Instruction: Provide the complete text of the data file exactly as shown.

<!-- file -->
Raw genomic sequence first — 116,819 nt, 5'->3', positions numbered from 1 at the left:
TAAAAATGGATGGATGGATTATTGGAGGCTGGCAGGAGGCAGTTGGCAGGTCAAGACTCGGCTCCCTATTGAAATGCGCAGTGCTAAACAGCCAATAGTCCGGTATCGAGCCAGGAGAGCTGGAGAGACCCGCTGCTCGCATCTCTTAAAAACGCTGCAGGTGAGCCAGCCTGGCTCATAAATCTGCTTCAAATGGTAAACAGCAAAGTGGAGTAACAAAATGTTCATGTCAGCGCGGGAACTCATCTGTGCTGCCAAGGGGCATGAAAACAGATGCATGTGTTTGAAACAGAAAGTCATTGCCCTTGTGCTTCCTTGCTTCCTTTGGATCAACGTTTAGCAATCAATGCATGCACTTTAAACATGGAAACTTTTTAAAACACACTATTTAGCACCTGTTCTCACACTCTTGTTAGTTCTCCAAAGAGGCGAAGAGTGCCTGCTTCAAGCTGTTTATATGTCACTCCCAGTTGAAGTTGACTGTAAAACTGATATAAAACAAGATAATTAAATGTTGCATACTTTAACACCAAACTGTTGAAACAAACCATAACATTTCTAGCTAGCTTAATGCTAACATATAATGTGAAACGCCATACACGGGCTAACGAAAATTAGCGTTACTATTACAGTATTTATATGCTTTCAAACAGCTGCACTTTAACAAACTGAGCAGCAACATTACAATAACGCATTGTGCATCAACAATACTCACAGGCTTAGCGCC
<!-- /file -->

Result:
Raw genomic sequence first — 116,819 nt, 5'->3', positions numbered from 1 at the left:
TAAAAATGGATGGATGGATTATTGGAGGCTGGCAGGAGGCAGTTGGCAGGTCAAGACTCGGCTCCCTATTGAAATGCGCAGTGCTAAACAGCCAATAGTCCGGTATCGAGCCAGGAGAGCTGGAGAGACCCGCTGCTCGCATCTCTTAAAAACGCTGCAGGTGAGCCAGCCTGGCTCATAAATCTGCTTCAAATGGTAAACAGCAAAGTGGAGTAACAAAATGTTCATGTCAGCGCGGGAACTCATCTGTGCTGCCAAGGGGCATGAAAACAGATGCATGTGTTTGAAACAGAAAGTCATTGCCCTTGTGCTTCCTTGCTTCCTTTGGATCAACGTTTAGCAATCAATGCATGCACTTTAAACATGGAAACTTTTTAAAACACACTATTTAGCACCTGTTCTCACACTCTTGTTAGTTCTCCAAAGAGGCGAAGAGTGCCTGCTTCAAGCTGTTTATATGTCACTCCCAGTTGAAGTTGACTGTAAAACTGATATAAAACAAGATAATTAAATGTTGCATACTTTAACACCAAACTGTTGAAACAAACCATAACATTTCTAGCTAGCTTAATGCTAACATATAATGTGAAACGCCATACACGGGCTAACGAAAATTAGCGTTACTATTACAGTATTTATATGCTTTCAAACAGCTGCACTTTAACAAACTGAGCAGCAACATTACAATAACGCATTGTGCATCAACAATACTCACAGGCTTAGCGCC